which I have transliterated as "g," stands for a spirant rather than a
stop, and could as well have been rendered "gh" or "h," In this case,
the letter could, and I believe did. serve double duty as a 'consonant
and an indicator of vowel length.
From the above it will be clear that this is only a beginning: Spellin~
"variants" in the manuscript sometimes -turn out to be different words
and in any case cause difficulties (variant spellings of the s'ame word
are comn}on, however. in manuscripts of most Germanic languages,
nnd are not in themselves unexpected). The "letters" themselves lire
not nil recuvered, cspecially those symbols which appear in final
position only and which are certainly digraphs in some cases. The in-
ventory of recoverics which are either likely or virtually assured comes
to about 15. too few to give a picture of the phonemic structure of most
languages. However. several of them must. on etymological grounds,
represent two values: f for example, stands for both the stllP d and
the spirant 0, while H may represent the stop t and the'spirant th.
The paucity of identified phonemes need not in itself be a barrier to
progress. In oli'olio 4U verso. a botanical text, judging from the illustra-
tions. 1 Jla..e......sullicient values to establish phrase length segments.
""""'"'- - - - '
e.g.• ,
got to liJa dagor, lit.: "having gollento
pass days," i.e., "with the passage of days";
- I
tllo ir licIa tUfa . • , "when the time has come•• ,"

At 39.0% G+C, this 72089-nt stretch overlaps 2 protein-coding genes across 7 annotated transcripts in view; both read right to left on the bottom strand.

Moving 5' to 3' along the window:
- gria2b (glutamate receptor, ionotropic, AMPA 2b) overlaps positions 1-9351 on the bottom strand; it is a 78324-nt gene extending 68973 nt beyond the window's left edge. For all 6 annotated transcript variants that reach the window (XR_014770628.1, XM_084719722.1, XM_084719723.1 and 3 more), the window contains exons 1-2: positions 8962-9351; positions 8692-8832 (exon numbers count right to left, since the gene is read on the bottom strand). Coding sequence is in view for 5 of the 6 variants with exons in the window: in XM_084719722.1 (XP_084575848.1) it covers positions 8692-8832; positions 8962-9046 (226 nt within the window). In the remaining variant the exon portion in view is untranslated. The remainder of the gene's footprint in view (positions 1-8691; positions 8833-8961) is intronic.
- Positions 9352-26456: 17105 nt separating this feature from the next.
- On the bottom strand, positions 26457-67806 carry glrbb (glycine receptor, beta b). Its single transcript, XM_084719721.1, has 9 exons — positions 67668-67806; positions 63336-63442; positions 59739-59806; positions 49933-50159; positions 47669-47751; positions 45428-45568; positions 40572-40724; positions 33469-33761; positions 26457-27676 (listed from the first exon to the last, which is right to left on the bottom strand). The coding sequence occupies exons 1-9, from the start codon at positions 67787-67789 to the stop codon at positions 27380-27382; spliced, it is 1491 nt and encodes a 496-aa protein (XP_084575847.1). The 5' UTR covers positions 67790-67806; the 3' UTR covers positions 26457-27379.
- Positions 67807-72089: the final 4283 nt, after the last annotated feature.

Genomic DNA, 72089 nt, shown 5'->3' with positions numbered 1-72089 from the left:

I have also made tentative recoveries for at least two clauses both of
which seem to relate to the Dowering of the plant pictured in the folio,
but it would be premature to offer a translation.
Obviously a great deal of work lies ahead for myself and others .....ho
may wish to pursue the subject, Modern theories of syntax which
properly focus on verb-noun relationships in context have made it
possible for me to avoid preoccupation with single morphemes. These
theories can be of substantial aid to further research.
The single most valuable source for my work has been An Icelandic-
English Dictionary (Cleasby et al.) which, while out of date in some
ways, offers hosts of phrase- and clause-length examples from the
literary monuments of Icelandic. Interestingly enough, this is true
in spite of the fael thot the dialect in question is quite different from
Old Icelandic. Naturally, with additional insights from further stlld~·.

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UNCLASSIFIED VOYNICH REVISITED

I will be able to make increasing use not only of other linguistic sources
but also of anthropological materials.

BffiLIOGRAPHY
Adolf Noreen, AltisUindische und altnorwegische Grammatik (Laut- und Flexionslehre)
(Max Niemeyer, Halle, 1923).
Richard Cleasby and Gudbrand Vigfusson, An Icelandic-English Dictionary (2nd edition
with Supplement by Sir William A. Craigie, Oxford, Clarendon Press, 1957).
H. S. Falk and AlfTorp, Norwegisch-Danisches etymologisches WOrterbuch (Carl Winter,
Heidelberg, 1960).